Another green that we loved that added a bit of a kick to our salads was Wasabi arugula from Renee’s Garden. It was incredibly delicious, a bit spicy and very fast growing.
My son Ricky will eat these unusual greens in a salad but he always comments that “it tastes like I am eating weeds and grass.”
One of the mixes did in fact have lambsquarters in it. This is definitely considered a weed in most gardens and it kind of felt wrong picking and eating it when I am normally cussing at it as I pull it from my flower beds. It tastes pretty good and a one cup serving has the following daily serving values: 281 percent Vitamin A; 111 percent Vitamin C; 46 percent calcium; and 7 percent iron.
I have never tried extending the garden season in the past with row covers or cold frames and I am going to try it this year. I planted a new crop of a 45-day zucchini that will mature sometime in late September. I am going to create a mini-greenhouse over this zucchini and see how long I can keep picking.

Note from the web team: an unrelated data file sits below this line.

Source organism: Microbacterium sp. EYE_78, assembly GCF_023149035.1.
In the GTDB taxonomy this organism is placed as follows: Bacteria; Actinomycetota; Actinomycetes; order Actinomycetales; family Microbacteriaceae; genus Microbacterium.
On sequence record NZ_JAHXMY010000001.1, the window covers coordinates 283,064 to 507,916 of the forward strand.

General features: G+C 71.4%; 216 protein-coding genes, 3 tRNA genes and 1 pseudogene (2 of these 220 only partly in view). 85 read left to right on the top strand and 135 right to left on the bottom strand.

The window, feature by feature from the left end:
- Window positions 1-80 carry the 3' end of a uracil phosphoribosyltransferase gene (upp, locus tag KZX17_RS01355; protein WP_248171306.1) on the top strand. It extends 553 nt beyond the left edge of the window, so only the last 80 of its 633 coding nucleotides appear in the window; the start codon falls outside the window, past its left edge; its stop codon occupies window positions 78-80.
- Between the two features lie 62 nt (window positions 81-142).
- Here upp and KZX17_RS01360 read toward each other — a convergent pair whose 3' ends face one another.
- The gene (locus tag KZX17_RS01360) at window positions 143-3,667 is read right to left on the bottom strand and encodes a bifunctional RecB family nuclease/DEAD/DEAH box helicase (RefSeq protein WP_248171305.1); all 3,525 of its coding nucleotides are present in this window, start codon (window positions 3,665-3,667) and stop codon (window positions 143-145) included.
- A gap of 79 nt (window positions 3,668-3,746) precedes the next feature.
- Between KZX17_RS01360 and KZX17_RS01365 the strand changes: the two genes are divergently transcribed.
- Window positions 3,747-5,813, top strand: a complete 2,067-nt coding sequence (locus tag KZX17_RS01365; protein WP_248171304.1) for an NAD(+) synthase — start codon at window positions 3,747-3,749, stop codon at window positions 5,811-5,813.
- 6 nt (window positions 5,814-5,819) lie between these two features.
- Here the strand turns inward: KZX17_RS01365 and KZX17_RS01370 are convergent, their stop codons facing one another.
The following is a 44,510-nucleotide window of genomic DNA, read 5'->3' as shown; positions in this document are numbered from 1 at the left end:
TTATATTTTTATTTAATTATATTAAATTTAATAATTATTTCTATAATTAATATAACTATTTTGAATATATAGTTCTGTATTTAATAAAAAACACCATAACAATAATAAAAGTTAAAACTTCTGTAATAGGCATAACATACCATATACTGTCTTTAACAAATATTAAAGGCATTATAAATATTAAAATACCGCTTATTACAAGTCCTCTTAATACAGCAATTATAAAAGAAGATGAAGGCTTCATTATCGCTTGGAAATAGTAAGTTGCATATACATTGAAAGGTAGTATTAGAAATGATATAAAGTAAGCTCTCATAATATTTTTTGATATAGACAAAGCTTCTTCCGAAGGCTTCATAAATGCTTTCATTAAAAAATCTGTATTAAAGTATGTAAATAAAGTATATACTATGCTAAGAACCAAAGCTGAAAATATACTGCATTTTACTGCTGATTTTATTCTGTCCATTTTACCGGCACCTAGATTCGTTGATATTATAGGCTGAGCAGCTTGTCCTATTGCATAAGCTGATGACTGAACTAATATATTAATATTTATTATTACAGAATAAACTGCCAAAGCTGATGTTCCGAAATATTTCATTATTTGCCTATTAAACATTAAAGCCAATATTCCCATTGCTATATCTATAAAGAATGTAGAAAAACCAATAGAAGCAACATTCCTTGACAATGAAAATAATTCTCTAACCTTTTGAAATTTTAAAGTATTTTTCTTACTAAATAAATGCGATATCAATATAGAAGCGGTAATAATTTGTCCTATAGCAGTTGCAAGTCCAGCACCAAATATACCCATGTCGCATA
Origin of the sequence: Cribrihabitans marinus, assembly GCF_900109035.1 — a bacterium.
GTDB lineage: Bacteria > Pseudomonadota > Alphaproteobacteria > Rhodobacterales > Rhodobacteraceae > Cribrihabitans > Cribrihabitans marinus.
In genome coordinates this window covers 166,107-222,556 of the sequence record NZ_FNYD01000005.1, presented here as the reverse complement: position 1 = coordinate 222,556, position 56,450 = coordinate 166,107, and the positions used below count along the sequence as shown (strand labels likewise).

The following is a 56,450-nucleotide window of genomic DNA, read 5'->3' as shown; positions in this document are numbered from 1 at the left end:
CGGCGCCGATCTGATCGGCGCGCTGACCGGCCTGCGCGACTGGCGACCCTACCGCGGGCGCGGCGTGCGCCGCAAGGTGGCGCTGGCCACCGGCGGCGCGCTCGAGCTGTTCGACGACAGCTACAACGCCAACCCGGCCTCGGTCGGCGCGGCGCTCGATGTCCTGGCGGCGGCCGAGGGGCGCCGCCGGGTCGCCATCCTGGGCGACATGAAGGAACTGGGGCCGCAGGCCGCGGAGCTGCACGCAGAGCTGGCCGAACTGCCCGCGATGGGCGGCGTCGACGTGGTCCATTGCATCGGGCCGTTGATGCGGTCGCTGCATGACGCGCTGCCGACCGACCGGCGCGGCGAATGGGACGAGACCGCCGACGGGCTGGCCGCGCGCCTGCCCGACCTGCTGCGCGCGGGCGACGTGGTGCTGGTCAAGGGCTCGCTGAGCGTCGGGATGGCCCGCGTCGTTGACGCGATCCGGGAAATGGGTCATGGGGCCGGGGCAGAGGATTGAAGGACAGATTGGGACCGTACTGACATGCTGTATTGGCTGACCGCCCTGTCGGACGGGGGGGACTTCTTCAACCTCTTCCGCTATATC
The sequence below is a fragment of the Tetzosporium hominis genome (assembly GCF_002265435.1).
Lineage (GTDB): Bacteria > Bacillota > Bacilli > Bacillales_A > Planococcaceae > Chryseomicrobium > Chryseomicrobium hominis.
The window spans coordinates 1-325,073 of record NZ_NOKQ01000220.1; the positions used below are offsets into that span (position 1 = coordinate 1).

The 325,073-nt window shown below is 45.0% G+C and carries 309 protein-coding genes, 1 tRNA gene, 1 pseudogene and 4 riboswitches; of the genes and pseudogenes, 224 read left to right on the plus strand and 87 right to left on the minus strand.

The rule of thumb for planting your fall vegetables is to look at the seed packet and at the date to maturity. This is how many days it will take before you can harvest a crop. If you plant something this weekend that matures in 45 days, you should be picking around the end of September.
Fall frosts are the controlling factor in what you can plant. We tend to get our first frost in mid-October. Therefore, you should be able to get a couple of weeks of harvest from a 20-35 day crop if planted now.
You can extend this harvest by using a cover over the plants to protect them. In addition, we might get lucky like last year. If you recall last fall, it was much later into November before we had a killing frost.
Remember that the plants that love cooler temperatures will thrive in the fall weather but don’t delay your planting too much longer.